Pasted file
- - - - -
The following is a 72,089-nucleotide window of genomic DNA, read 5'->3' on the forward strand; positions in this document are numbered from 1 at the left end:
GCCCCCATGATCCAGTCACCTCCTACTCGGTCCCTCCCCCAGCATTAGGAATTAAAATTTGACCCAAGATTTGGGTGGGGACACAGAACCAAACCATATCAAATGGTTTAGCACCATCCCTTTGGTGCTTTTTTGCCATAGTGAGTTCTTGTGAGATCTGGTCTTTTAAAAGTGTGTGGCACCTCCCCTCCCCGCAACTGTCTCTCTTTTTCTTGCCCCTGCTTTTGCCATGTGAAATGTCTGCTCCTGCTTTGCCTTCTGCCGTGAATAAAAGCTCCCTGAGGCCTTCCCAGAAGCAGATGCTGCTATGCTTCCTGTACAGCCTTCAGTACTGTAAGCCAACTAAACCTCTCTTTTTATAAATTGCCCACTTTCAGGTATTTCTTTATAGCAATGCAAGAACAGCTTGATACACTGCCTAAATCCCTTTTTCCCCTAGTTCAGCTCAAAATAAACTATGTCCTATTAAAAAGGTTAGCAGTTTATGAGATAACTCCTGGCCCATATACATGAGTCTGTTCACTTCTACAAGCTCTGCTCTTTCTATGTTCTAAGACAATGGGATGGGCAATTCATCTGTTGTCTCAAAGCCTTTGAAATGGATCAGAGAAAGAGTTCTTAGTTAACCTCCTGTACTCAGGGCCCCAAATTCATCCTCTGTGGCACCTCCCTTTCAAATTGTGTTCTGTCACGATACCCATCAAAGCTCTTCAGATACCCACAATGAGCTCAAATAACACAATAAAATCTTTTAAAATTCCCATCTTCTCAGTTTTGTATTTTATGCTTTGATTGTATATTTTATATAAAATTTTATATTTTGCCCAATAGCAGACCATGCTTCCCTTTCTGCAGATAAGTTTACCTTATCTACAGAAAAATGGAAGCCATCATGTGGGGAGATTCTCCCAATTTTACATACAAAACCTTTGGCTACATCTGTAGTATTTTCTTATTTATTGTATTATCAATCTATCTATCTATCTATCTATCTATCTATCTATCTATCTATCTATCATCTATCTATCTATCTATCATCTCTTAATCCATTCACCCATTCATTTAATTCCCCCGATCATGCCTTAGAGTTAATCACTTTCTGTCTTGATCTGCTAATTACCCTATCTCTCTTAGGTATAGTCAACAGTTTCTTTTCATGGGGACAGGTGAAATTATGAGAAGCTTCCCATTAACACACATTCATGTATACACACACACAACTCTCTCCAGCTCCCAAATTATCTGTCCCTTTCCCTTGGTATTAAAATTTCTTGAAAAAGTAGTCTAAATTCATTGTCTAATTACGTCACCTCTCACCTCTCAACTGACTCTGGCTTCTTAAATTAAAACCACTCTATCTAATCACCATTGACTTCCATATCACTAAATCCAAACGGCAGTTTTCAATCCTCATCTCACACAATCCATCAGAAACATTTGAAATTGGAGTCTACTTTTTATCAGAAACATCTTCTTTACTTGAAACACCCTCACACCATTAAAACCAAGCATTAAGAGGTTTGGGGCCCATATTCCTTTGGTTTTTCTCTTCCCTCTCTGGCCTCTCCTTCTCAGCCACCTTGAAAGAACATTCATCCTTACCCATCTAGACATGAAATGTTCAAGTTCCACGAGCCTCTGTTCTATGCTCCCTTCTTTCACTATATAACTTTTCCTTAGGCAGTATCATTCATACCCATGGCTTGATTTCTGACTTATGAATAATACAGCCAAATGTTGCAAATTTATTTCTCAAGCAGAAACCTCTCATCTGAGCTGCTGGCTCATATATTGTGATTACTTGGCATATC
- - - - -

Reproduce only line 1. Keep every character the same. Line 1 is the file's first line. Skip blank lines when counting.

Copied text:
The following is a 72,089-nucleotide window of genomic DNA, read 5'->3' on the forward strand; positions in this document are numbered from 1 at the left end: